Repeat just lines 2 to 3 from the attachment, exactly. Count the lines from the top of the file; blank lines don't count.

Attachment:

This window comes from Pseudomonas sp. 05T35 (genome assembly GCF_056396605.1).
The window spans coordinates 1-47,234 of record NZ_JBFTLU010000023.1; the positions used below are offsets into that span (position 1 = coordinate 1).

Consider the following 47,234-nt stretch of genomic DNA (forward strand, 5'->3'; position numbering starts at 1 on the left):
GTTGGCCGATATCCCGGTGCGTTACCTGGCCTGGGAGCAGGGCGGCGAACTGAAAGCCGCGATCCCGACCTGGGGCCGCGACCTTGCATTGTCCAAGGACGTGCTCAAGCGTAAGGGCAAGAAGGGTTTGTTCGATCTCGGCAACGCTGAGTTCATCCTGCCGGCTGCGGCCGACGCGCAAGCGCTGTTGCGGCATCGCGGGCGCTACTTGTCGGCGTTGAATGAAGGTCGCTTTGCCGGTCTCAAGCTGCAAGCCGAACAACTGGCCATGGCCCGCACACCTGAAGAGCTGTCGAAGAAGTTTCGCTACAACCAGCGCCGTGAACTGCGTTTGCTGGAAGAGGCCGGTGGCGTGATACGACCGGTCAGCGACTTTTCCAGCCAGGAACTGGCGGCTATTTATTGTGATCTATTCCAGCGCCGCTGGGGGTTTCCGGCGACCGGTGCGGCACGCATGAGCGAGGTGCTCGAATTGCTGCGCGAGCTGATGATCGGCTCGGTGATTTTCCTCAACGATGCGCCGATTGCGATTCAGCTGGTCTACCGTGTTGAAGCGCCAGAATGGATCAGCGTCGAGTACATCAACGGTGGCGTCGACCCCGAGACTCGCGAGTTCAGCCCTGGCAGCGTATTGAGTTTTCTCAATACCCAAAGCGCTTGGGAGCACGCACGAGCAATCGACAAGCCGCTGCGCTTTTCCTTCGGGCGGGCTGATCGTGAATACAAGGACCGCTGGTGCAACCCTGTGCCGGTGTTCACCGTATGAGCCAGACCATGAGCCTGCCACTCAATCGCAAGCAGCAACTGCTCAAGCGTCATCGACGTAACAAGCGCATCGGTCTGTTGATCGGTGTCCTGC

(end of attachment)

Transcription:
The window spans coordinates 1-47,234 of record NZ_JBFTLU010000023.1; the positions used below are offsets into that span (position 1 = coordinate 1).

Consider the following 47,234-nt stretch of genomic DNA (forward strand, 5'->3'; position numbering starts at 1 on the left):